Yesterday, I had the privilege to discuss efforts to raise the minimum wage with Hoppy Kercheval on his Talkline show. Today, Hoppy followed up with this commentary, arguing that raising the minimum wage is bad economics because it wouldn’t actually help the working poor. But, the facts that Hoppy cites in his commentary don’t really support that argument.
Hoppy points to research from economist David Neumark, who says that 29% of the benefits of raising the minimum wage to $10.10 would go to families with incomes at least three times the poverty level (if David Neumark sounds familiar, he’s the economist whose work on the employment effects of the minimum wage isn’t terribly objective).
Neumark’s work largely agrees with the findings of the Congressional Budget Office, who said that raising the minimum wage would increase income by $5 billion for families below poverty, $12 billion for families between one and three times the poverty level, and $2 billion for families between three and six times the poverty level. So some of the benefits would go to families who aren’t desperately poor. But rephrase Neumark’s and the CBO’s findings, and they don’t sound all that bad: over 70% of the benefits would go to families below three times the poverty threshold. Not to mention that the CBO also found that raising the minimum wage to $10.10/hour would lift 900,000 people out of poverty, reducing poverty by 2 percent.
It’s also worth mentioning that three times the poverty level still isn’t exactly living the high life. In 2012, three times the poverty threshold for a family of four was $70,476. That’s lower than the median four-person family income of $76,049. So, one could say that in addition to 70% of the benefits of raising the minimum wage flowing to poor families, most of the remainder is helping out the middle class, which I’m sure we all agree could use it. Doesn’t sound like “bad economics” to me.
We already know the demographics of who benefits from the increase in West Virginia’s minimum wage, and by-and-large it’s low-income workers supporting their families. An increase to $10.10 doesn’t change much. The average family income of a worker who earns less than $10.10/hour in West Virginia is less than $35,000. When you talk about raising the minimum wage, you’re talking about helping low-income families.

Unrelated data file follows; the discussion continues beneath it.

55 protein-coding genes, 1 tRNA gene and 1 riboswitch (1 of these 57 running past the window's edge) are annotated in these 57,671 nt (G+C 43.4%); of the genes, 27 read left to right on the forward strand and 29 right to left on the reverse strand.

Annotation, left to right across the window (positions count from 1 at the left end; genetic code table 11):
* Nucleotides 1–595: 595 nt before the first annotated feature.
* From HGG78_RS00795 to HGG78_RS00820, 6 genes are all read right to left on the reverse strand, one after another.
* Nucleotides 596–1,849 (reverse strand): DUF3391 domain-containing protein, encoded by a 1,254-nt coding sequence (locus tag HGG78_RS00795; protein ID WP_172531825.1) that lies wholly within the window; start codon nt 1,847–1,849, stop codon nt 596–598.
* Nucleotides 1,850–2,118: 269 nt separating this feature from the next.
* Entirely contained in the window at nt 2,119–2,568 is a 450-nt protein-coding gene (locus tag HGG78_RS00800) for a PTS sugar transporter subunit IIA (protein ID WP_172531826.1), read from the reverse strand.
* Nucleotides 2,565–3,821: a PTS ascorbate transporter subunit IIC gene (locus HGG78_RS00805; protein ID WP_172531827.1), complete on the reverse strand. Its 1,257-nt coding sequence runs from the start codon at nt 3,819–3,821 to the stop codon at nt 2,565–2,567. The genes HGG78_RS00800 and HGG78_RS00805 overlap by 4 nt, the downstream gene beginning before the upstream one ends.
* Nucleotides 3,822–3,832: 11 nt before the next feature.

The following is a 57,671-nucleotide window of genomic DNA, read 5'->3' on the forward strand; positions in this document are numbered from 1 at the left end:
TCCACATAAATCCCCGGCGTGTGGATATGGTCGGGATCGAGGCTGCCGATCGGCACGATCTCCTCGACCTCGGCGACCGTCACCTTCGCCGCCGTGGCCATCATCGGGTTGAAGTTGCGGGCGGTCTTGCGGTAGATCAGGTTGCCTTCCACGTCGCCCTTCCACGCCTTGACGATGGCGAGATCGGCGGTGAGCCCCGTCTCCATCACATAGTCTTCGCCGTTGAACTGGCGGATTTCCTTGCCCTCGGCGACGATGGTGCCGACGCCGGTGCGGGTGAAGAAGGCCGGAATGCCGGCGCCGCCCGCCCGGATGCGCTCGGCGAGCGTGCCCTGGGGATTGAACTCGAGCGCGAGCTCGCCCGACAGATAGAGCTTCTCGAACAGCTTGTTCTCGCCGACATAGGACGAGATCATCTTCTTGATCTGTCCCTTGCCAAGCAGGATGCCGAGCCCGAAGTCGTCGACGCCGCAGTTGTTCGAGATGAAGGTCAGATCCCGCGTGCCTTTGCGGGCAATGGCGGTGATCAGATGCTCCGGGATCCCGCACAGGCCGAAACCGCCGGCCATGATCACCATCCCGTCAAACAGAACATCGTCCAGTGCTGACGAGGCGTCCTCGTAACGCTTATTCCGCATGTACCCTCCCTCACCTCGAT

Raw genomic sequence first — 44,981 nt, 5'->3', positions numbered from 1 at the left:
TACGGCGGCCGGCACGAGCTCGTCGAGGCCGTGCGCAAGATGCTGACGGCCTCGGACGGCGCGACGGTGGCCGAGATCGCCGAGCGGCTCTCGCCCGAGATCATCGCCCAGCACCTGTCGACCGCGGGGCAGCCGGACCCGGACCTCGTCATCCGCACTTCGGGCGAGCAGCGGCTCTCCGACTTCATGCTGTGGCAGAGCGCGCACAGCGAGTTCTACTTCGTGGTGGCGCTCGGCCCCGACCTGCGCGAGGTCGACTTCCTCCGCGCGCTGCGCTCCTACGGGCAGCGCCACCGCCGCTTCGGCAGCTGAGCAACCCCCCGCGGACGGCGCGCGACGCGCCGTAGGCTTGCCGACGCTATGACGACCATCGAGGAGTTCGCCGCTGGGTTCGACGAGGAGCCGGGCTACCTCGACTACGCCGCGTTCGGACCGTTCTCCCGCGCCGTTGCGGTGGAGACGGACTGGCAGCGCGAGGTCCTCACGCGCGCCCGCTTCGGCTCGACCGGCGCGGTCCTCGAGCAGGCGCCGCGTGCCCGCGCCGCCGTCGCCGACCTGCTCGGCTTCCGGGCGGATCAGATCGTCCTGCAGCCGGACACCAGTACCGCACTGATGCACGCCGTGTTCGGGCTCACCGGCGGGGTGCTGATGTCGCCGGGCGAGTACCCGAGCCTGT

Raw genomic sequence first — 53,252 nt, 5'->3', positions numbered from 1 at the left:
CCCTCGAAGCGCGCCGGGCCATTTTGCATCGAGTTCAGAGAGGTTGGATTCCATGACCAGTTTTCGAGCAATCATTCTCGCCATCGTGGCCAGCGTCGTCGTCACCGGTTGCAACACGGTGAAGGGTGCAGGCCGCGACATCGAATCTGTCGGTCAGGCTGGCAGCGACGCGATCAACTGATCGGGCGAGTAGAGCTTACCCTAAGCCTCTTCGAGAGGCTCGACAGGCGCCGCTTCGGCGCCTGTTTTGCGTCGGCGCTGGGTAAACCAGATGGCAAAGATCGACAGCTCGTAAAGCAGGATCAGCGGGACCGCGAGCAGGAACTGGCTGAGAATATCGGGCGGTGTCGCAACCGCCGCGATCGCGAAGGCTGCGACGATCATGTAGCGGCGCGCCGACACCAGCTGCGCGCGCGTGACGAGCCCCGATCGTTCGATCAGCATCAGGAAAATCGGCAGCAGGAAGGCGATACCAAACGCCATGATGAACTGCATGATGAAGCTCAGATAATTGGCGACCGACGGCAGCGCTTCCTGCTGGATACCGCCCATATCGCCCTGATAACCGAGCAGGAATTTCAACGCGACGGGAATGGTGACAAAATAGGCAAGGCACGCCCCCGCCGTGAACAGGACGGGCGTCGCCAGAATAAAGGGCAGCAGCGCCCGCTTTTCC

Finally, Hoppy is right that the Earned Income Tax Credit (EITC) is a very effective tool for fighting poverty and helping low-income families. But for a commentary all about how the EITC is preferable to minimum wage because it targets low-income families better, he’s been strangely silent on recent changes to the Child Tax Credit (CTC), which is closely related to the EITC. A bill passed by the U.S. House of Representatives and supported by Rep’s Capito and McKinley increased the maximum earnings level of the credit, while letting the reduced earnings minimum expire. In effect, the House voted to reduce the CTC for low-wage workers and increase it for high-wage workers.
While a single parent earning the minimum wage, working full time would no longer be eligible for the credit, couples making between $150,000 and $205,000 with two children would become newly eligible. The disproportionate changes to the CTC are far more egregious than the fraction of low-wage workers working in high-income families who benefit from a minimum wage increase. But it didn’t create much outcry from the likes of David Neumark and Hoppy Kercheval. Maybe because tax forms are dull and complicated and the minimum wage debate has a sexier ring to it.
We have a great newsletter, join below: